The woman on my right is Last Year’s It Girl, according to the trades. Bits of white powder cling to, then puff out, her shaved down nose when she laughs too loudly at the Aging Actor’s joke. During a gulp of vodka with a splash of cranberry, no fruit, the chalky, wet drops of her nasal discharge barely miss my fuschia toenails.
Everyone’s eyes flicker past mine and land on someone behind me. I turn to see the Actress. The group straightens their backs, pushes out their chests. Tell her she looks a-MAY-zing. A feat after the weight gain required for the indie film that’s sure to be a Sundance hit. Brave, they murmur and nod. Last Year’s It Girl grabs the Actress’s arm to ask what her strategy is: one blockbuster, one indie? Some cash, some credibility? The others tsk at the offence: This is why she’ll never graduate to the A-list. She holds onto the Actress’s arm until the Comedian asks her if she’s practicing the death scene from Titanic.
The Actress thanks the group without answering the question or acknowledging the exchange and smiles and is polite. Last Year’s It Girl fades into the background, and the Actress turns to me.
“It’s crowded in here,” she says. She draws her hand across a blue stone draped around her neck before resting a finger along her bronze-dusted décolletage.
Across the room, a noise interrupts the din of empty chatter. My agent has stumbled on the sliding glass doorframe that opens onto the minimalist green lawn. He reddens, then searches the room to count witnesses. His eyes lock onto mine. He brought me here tonight. Sent his assistant over with a dress, shoes, hairstylist, makeup artist. In his office a month ago, he sat in front of me, hands crossed, legs wide. I had a chance to be seen with pop stars, movie stars, TV stars, mainstream rap stars without grills and gold chains and names that followed “featuring” in their friends’ music videos. My skin is light enough, he said. I have potential, crossover appeal. If I’m willing, if I’m cautious, I could be the next big thing.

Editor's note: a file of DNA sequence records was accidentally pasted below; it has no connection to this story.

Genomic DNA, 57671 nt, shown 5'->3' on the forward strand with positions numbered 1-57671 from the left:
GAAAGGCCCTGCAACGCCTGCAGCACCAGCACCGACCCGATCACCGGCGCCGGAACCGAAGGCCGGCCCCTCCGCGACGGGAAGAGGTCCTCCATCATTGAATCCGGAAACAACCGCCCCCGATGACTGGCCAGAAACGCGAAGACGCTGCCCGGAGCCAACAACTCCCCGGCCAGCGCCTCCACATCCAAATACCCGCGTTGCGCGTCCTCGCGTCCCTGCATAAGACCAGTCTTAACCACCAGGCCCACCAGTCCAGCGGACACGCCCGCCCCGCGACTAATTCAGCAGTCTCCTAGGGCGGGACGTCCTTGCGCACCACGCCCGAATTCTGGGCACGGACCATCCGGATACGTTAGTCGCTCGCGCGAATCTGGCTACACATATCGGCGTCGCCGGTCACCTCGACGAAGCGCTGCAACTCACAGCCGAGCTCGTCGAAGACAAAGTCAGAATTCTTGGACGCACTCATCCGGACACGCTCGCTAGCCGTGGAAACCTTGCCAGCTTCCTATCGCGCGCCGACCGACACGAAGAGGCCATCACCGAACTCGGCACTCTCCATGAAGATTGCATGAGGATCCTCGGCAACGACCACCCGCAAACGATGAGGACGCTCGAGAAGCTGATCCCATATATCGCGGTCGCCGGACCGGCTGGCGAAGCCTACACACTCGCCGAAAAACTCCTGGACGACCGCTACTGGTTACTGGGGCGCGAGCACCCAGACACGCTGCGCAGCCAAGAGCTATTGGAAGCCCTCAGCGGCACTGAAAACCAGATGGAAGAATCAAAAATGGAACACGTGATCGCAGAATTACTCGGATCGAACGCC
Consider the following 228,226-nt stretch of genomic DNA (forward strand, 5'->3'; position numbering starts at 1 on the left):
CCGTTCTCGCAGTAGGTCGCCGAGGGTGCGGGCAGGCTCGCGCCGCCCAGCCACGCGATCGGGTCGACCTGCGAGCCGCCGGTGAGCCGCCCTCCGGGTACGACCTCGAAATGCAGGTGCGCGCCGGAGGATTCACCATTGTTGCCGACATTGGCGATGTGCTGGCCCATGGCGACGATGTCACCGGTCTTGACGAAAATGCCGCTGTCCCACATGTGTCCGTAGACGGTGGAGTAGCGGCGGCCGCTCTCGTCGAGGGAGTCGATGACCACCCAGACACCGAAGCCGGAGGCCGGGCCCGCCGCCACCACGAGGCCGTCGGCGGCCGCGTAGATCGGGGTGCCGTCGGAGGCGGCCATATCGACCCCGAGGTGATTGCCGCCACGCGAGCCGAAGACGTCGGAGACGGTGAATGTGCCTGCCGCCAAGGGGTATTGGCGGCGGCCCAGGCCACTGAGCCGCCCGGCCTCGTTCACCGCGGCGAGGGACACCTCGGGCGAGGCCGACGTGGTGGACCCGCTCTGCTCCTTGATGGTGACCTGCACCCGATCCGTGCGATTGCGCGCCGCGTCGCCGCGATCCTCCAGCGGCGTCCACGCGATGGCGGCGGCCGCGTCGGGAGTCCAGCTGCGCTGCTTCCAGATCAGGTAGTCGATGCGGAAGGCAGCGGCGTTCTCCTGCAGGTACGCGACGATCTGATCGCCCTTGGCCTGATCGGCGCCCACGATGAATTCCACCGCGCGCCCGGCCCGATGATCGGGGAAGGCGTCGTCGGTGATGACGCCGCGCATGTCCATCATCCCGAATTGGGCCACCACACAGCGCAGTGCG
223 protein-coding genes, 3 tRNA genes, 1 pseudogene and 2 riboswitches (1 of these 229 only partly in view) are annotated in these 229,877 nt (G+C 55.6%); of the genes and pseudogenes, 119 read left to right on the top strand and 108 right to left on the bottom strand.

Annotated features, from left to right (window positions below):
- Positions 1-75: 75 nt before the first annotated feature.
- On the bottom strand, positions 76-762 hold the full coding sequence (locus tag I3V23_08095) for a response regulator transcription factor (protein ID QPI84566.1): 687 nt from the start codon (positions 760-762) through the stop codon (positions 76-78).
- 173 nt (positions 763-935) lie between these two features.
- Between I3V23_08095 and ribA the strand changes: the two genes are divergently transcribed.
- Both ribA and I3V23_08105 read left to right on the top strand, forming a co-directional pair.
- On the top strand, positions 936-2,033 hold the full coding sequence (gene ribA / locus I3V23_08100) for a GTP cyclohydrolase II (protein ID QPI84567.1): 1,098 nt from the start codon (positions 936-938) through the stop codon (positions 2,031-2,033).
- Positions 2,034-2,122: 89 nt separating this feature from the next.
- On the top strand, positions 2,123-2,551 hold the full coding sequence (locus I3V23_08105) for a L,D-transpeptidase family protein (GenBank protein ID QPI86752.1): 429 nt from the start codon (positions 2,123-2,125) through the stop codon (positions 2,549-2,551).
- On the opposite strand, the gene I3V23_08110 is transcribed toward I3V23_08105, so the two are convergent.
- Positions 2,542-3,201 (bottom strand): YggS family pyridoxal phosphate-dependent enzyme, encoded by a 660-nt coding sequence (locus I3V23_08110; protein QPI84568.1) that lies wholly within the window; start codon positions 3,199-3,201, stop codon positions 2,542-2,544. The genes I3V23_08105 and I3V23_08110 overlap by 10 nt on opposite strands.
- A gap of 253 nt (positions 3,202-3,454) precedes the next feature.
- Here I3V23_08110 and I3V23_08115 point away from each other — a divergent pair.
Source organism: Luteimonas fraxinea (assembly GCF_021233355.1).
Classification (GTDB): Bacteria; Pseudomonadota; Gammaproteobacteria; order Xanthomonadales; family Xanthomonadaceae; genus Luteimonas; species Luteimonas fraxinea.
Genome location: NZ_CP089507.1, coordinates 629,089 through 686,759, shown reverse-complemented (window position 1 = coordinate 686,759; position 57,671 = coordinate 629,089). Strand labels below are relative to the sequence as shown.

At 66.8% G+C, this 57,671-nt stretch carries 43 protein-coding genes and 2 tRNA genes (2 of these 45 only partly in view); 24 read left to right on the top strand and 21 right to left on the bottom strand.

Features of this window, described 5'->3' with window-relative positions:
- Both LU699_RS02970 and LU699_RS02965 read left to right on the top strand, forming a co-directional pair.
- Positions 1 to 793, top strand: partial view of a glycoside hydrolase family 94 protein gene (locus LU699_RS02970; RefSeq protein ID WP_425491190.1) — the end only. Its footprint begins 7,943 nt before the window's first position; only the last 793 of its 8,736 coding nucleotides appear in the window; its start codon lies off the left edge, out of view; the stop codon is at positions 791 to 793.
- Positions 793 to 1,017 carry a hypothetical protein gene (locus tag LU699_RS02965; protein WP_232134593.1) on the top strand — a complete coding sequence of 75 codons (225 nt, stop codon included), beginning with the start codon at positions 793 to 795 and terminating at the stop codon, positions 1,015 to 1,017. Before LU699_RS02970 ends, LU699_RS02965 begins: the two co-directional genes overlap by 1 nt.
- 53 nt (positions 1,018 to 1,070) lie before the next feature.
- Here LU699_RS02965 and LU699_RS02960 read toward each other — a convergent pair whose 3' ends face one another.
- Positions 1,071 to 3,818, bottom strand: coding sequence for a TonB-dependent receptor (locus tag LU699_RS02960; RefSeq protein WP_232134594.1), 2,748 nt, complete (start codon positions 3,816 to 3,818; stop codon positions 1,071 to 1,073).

“Yes, it is crowded,” I tell the Actress and watch my agent pinch the skin between his eyes.
The Actress presses a piece of paper into my palm. She says a quick goodbye to the lucky ones, kisses their cheeks with promises to see them soon. When she arrives at a set of stairs, she raises the silk fabric to ascend. I see the skin of her ankles, the delicate bones that hold and balance the weight of her silk dress whose delicate imperfections I’d like to skim with the tips of my fingers.
The cab drops me off at a signless bar. Holiday lights twinkle along the perimeter. The room is dark, with red candleholders found at old pizza joints in small towns. A glowing Wurlitzer jukebox plays Sam Cooke on a loop. A trio of tie-dyed men sits on stools feeding quarters into bar-fitted Keno machines between swallows of beer. Down from them, a woman holds an unlit cigarette and a conversation with herself. A few couples sway on the floor, the alcohol teasing their lids lower.
I locate the Actress in a wooden booth, a recent coat of stain still fresh and slick so that I slide across the seat. Her black dress has been replaced by dark jeans and a dark sweater whose soft fuzz reminds me of holes in children’s books where the child can touch the fur of a kitten, a lion, a lamb.
When the bartender brings me a fountain soda, she slips him a large bill. I rip the perforated edges off the straw wrapper. The discarded edges drift across the table. She scoops them into her hand, blows into her fist like wishes on dice and tosses them onto the fresh swept floor. She goes back to her coffee, picking up pieces of sugar granules with her thumb, sucking them off while looking at me.
I should go.
Her eyes say, stay. Her hand is outstretched, one corner of her mouth lifts into a smile. “Come on. The song is less than three minutes long.”
I look around the bar, at the drinkers and the dancers. All of them, thick in themselves. Thick enough to hide the way I look at her and wonder at the world, if there are methods she could teach me to bury one need for another so that I won’t feel as if I’m on fire from the inside.
What I know is that I am beginning. What I wish is that I did not have to choose.
Tomorrow, I’ll be on early-morning TV. I’ll pull on the leather hot pants and tank top. Let them curl my hair under fluorescent lights while the makeup artist creates come-hither eyes at 6 AM. When the Host asks me how I’ve adjusted to LA, I’ll say it’s great.
He’ll ask if I’ve made the rounds at parties. I’ll say no; he’ll persist and rattle off the names of socialites and reality TV stars. I’ll laugh and insist I’m focused on my music.
It’s all in the script.
He’ll mention the photo from the magazine, the one with the R&B Singer who sat next to me at lunch, his hand on the back of my chair, his fingers grazing the bare skin under my arm. He leaned in close for the photographer his agent had hired when the paparazzi caught him with the wrong person. The wrong gender. He whispered in my ear: I owe you one.
I’ll tell the Host, “We’re just friends.”
I won’t tell about her. About tonight. About how her hand drifts down to mine when we dance a second time, when it traces the curve of my thigh in the cab and where it lingers until the alarm sounds on the table next to the hotel bed.